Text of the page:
UI alum Rebecca Chia reflects on advocacy for AAPI community as Miss Northern States

University of Iowa alum Rebecca Chia has developed a platform as Miss Northern States entitled ‘RealizASIANS,’ a platform aimed at uplifting Asian voices.

University+of+Iowa+alum%2C+Rebecca+Chia%2C+poses+for+a+portrait+on+the+Pentacrest+on+Sunday%2C+April+25%2C+2021.+Chia+graduated+with+a+degree+in+criminology+and+sociology%2C+is+the+creator+of+the+social+initiative+platform+RealizASIANS+and+is+the+Princess+of+America+Miss+Northern+States.

Ayrton Breckenridge

University of Iowa alum, Rebecca Chia, poses for a portrait on the Pentacrest on Sunday, April 25, 2021. Chia graduated with a degree in criminology and sociology, is the creator of the social initiative platform RealizASIANS and is the Princess of America Miss Northern States.

Alexandra Skores, Managing Editor


In the closet of University of Iowa alumna Rebecca Chia, there is a bright, blue trumpet dress, with a dazzling open back made with sheer edges. For many, a dress like that would be worn to a ball or formal event. To Chia, it’s a dress she has worn to win state and national pageant competitions, all while creating a platform to advocate for the Asian American/Pacific Islander community.

Twenty-two-year-old Chia is an Asian-American woman and recent UI graduate with degrees in sociology and criminology and has been involved in pageantry for 10 years. She currently facilitates a platform looking to uplift Asian voices through RealizASIANS: Ending Bias & Uplifting Culture, an opportunity she uses to speak out on Asian hate crimes and other significant forms of racism in the Asian community. She currently holds the crown of the Princess of America competition as Miss Northern States.

Standing up on stage, Chia hasn’t always been surrounded by women with identities like her own. At times, she is the only woman of color competing on stages in the Midwest. According to Insider, the first Asian-American woman competed in the 1948 Miss America pageant, Yun Tau Zane who represented Hawaii. Now, women like Chia are shattering glass ceilings for women of color to be more involved in pageants.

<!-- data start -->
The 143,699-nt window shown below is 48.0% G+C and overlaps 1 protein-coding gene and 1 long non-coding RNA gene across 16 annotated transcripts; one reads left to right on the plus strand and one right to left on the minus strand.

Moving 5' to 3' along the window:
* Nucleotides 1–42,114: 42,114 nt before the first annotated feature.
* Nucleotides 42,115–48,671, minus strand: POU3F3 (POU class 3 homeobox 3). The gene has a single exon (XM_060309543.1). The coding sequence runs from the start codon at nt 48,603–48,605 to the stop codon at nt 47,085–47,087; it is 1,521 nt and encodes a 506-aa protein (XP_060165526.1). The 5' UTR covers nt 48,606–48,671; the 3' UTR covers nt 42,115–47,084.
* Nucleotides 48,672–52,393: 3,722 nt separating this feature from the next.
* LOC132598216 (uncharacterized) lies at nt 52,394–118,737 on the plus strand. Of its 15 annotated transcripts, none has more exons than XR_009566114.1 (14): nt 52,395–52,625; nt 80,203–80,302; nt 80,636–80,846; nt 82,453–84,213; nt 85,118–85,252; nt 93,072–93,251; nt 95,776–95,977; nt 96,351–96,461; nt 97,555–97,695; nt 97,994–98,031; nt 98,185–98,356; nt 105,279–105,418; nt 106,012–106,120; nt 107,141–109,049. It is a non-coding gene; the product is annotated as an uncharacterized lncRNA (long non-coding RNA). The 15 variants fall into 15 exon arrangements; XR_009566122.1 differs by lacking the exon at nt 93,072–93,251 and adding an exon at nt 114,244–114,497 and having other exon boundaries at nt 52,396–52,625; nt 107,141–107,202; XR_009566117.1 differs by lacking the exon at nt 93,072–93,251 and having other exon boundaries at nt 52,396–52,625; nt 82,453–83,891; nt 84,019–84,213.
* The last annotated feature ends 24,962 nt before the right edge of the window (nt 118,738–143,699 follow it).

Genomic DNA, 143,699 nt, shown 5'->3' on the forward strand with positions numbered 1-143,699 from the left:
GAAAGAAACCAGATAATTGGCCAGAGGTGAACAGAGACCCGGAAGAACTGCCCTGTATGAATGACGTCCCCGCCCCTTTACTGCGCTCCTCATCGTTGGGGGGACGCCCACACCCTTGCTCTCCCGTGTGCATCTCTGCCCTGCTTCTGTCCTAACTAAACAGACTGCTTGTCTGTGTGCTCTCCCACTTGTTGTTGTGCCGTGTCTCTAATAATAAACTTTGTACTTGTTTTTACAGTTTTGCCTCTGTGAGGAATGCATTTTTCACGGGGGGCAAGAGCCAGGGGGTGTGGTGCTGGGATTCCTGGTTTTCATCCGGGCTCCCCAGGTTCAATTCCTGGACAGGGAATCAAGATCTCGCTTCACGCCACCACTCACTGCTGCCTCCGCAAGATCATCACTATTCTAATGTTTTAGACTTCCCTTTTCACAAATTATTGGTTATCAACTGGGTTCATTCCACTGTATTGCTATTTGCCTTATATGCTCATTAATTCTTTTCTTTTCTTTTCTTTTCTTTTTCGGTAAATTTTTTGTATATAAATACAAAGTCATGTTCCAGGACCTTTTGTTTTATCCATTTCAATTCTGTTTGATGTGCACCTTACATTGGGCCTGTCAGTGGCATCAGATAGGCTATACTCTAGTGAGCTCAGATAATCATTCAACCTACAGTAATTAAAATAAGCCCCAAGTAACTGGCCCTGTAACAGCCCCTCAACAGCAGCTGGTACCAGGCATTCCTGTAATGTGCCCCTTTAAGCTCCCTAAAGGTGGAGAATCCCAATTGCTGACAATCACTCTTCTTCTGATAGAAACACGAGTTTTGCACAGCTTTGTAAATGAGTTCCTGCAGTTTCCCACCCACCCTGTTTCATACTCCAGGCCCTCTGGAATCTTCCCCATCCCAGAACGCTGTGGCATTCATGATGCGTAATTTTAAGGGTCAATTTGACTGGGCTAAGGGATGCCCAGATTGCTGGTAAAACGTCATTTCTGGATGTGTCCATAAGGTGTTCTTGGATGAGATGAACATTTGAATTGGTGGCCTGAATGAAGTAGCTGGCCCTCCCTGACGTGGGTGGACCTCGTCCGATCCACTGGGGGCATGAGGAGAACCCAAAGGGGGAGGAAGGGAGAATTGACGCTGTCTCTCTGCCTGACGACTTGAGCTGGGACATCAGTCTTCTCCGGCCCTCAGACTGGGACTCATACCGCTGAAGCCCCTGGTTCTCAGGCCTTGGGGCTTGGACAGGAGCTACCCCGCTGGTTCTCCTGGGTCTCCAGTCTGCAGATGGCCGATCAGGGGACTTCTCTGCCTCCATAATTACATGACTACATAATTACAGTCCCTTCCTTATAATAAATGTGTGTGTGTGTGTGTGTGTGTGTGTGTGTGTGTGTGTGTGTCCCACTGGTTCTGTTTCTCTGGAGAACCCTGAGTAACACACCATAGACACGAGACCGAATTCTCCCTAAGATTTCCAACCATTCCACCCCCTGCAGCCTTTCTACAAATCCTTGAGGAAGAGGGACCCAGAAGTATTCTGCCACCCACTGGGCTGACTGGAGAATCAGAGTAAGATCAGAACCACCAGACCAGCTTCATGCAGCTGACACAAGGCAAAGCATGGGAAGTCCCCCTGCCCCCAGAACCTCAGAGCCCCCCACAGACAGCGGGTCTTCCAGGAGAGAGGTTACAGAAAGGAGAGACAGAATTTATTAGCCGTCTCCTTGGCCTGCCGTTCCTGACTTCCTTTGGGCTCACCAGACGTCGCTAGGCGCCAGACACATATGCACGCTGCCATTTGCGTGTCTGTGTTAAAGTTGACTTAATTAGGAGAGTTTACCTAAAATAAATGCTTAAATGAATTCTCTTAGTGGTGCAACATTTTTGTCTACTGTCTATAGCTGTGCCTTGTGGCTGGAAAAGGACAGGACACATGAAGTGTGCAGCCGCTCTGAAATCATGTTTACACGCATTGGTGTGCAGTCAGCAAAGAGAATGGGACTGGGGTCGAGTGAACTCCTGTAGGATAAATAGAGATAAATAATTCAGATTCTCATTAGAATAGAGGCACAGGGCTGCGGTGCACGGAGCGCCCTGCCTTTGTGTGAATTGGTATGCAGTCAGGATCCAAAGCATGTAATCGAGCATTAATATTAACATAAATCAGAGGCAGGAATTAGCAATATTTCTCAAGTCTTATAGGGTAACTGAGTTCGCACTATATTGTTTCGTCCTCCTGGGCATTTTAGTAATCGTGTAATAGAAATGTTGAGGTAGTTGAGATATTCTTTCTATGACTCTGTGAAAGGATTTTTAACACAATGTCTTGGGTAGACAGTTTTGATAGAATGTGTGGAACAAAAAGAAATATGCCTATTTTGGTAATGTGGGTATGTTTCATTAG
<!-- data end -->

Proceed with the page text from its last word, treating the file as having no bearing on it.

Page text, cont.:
Originally from Queens, New York, Chia currently works three jobs to support herself and the costs of pageants, with minimal help from her parents. Her parents originally involved Chia in pageants, hoping to find her a new hobby. After 10 years, however, it’s clear the hobby stuck.

Pageantry can be upwards of thousands of dollars, including lodging, attire, hair and makeup, and coaching costs, she said. Chia tries to work long hours at her jobs in order to fund the long weekends she takes in her car driving to different areas to compete in the country.

Rebecca Chia’s Princess of America Miss Northern States sash and crown sit on the Old Capitol steps on Sunday, April 25, 2021. Chia is a University of Iowa alum with a degree in criminology and sociology and is the creator of the social initiative platform RealizASIANS. (Ayrton Breckenridge)

According to NPR, pageants pull a hefty price tag for a variety of reasons, with gowns alone costing $500 to $2,000. She has competed in International Junior Miss, International United Miss, America’s US Miss, and other local competitions in the Midwest. Chia won Miss Iowa for the Northern American Miss pageant in 2018.

“I work hard so I can afford this hobby of mine,” Chia said.

After her graduation from the UI in December 2020, Chia now works as a safety ambassador at the UI Hospitals and Clinics, as a server at Oaknoll restaurant, and a cashier at the Hoja restaurant, nearly 52 hours a week, for seven days a week.

Working hard to have the glitz and glam, Chia funds most of her pageants on her own in hopes of furthering her platform, RealizASIANS, where she advocates through in-person and virtual events to showcase Asian culture and uplift Asian voices.

Growing up Asian-American

Chia was surrounded by people with identities like her own when she was younger in New York, until she moved to Cedar Rapids, Iowa, in 2005. She remembers there being one other Asian girl in her first-grade class, and she graduated as one of six Asians in her class by high school. These experiences sat with Chia as she navigated to the UI for her college experience.

“When you grow up in a white populated area, you definitely experience imposter syndrome or perpetual foreigner syndrome,” Chia said.

Imposter syndrome, believing you are not competent or enough to be what others want you to be, is a common thread within individuals and their identity. Perpetual foreigner syndrome or assigning Asian Americans an identity from Asia or anywhere other than America, has also been a significant role in many Asian Americans’ lives, including Chia’s.